We said, “We’ve got to raise the bar as far as what marketing can do.” It’s not just getting the newsletter out.

Credit Union Magazine: It seems like that has happened.

Shermot: Everybody is in marketing now. It’s the heart and soul of every organization. You’re either marketing to your members, to the community, or to each other.

Once we were able to measure our success, we were part of the discussion for loan rates, and we were definitely part of the toolbox for the C-suite.

NEXT: Favorite council memories



Credit Union Magazine: What are some of your favorite council memories?

Lawrence: The first meeting, when we all met and formulated the concept for all the councils. I’ve been involved in the Lending Council, Technology Council, and others from day one. I’ve judged contests and chaired the Marketing Council at one point. Grassroots networking and collaboration is so critical.

Shermot: All of it, from making new friends to navigating the learning curve to participating as a judge for the Diamond Awards to sharing information and ideas as a speaker.

One of my best memories is when Bob Lawhead from Raddon Financial Group and I did a preconference, day-long workshop on Marketing Customer Information Files. Our feedback was amazing, and people referred to us as Batman and Robin. I was extremely lucky to be part of a forward-thinking credit union that embraced target marketing and has been running an MCIF for more than 20 years.

I’ve been a judge several times for the Diamond Awards, and I used to say to myself, “These people are so much more talented than me.”

I learned to appreciate all of the talent out there and how we’ve elevated ourselves over the years.

Olson: I got to be a judge as well, and it’s incredible. Another highlight for me was watching people win the Hall of Fame, Marketing Professional of the Year, and Business Development Professional of the Year Awards because it’s always a secret.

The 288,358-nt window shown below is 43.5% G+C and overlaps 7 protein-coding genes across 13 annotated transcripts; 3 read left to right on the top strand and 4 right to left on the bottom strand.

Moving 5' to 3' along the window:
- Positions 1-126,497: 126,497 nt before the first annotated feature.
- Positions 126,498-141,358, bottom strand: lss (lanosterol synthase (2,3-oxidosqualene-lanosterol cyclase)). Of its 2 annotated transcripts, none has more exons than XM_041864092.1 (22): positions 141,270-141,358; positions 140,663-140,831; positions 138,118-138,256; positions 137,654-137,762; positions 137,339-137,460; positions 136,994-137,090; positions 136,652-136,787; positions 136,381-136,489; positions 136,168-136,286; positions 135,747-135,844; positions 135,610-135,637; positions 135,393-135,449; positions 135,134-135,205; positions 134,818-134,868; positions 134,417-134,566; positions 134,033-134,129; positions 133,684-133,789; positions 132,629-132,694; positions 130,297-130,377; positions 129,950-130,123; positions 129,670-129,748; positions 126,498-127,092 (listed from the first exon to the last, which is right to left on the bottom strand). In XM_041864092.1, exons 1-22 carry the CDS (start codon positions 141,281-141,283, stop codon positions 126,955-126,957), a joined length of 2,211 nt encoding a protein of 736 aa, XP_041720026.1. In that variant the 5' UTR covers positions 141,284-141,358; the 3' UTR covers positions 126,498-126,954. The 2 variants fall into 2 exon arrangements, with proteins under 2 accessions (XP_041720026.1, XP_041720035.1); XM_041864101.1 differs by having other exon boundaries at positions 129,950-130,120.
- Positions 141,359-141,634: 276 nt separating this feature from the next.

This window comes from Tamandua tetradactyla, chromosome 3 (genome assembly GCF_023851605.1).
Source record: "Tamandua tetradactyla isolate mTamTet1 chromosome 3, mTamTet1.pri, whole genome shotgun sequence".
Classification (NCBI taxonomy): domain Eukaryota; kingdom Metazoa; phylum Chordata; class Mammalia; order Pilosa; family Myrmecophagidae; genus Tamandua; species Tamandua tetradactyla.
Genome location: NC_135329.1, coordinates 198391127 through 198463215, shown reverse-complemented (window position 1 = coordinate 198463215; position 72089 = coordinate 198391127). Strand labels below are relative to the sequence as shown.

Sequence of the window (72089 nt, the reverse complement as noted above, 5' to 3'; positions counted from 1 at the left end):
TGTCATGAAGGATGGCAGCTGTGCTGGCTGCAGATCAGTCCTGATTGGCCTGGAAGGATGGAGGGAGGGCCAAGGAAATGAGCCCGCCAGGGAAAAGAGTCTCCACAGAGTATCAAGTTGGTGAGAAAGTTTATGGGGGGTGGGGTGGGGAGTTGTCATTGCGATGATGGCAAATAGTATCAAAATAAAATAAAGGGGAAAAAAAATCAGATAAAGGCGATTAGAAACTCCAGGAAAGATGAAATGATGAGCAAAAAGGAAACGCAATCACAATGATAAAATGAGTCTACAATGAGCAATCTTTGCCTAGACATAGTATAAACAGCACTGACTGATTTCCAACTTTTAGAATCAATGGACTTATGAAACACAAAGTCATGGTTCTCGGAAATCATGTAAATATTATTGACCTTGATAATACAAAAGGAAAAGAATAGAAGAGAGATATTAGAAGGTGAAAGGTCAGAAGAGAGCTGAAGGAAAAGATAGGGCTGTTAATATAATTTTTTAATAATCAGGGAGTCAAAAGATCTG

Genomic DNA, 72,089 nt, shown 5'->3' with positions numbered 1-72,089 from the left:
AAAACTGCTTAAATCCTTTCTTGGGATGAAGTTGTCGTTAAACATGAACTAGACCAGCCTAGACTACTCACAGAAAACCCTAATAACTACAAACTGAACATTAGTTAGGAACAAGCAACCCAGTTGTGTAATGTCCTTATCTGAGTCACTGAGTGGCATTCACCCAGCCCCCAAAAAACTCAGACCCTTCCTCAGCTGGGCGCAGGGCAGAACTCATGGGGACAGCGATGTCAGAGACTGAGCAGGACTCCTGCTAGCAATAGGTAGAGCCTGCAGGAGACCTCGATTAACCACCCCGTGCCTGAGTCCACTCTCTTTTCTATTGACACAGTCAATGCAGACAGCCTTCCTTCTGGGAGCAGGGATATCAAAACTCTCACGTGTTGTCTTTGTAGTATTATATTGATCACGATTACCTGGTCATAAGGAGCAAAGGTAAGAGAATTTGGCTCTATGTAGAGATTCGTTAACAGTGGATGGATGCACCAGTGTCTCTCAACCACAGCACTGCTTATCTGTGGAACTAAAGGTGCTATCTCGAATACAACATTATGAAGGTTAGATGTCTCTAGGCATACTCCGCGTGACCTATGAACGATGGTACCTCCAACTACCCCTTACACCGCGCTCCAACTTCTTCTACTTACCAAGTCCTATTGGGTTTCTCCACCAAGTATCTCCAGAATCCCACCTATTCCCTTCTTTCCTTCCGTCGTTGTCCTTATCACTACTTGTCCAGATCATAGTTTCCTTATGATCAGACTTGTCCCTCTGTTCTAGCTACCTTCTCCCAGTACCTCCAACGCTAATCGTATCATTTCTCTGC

It’s neat to see how surprised and grateful they are for the recognition.

Morgan: Meeting some great people and forming friendships that I’ll have for a lifetime. They come see me in Vermont to this day. It’s great to have that kind of camaraderie.

Also, being on the executive committee and collaborating and creating the direction for the council was pretty exciting. It’s an experience I’ll never forget.

Towle: What stands out to me is seeing the elevation of marketing as a strategic function within the organization, and seeing former marketers become CEOs of credit unions.

Credit Union Magazine: How has credit union marketing changed over the years?

Olson: There was no worldwide web, no email, and nothing digital. Everything was paper-based, and everything was kind of a shotgun approach.

We didn’t know how to target groups. It was like, “Throw it out there and see if it sticks.”

Shermot: I think we called that “spray and pray.” For us, the member newsletter was the top priority. That was the conduit to communicate with members. It was hands-on.

In the past you would see titles like “marketing and business development manager,” when one person or perhaps a small team carried out the efforts of both roles.

Now, marketing has become so much more digitally engaged, specialized, and integrated with e-commerce, while business development, when done properly, uses our marketing tools to “sell” the credit union story to everyone we come in contact with.